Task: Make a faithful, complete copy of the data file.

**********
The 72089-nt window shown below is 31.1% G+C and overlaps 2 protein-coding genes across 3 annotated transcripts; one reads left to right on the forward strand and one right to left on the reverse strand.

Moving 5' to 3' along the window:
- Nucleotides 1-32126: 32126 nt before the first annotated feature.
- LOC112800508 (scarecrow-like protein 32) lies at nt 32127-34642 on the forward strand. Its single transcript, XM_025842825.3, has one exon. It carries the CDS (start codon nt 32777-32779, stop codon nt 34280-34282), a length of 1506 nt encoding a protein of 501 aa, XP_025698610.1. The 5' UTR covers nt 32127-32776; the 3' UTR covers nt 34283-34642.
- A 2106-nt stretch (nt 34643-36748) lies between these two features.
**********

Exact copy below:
The 72089-nt window shown below is 31.1% G+C and overlaps 2 protein-coding genes across 3 annotated transcripts; one reads left to right on the forward strand and one right to left on the reverse strand.

Moving 5' to 3' along the window:
- Nucleotides 1-32126: 32126 nt before the first annotated feature.
- LOC112800508 (scarecrow-like protein 32) lies at nt 32127-34642 on the forward strand. Its single transcript, XM_025842825.3, has one exon. It carries the CDS (start codon nt 32777-32779, stop codon nt 34280-34282), a length of 1506 nt encoding a protein of 501 aa, XP_025698610.1. The 5' UTR covers nt 32127-32776; the 3' UTR covers nt 34283-34642.
- A 2106-nt stretch (nt 34643-36748) lies between these two features.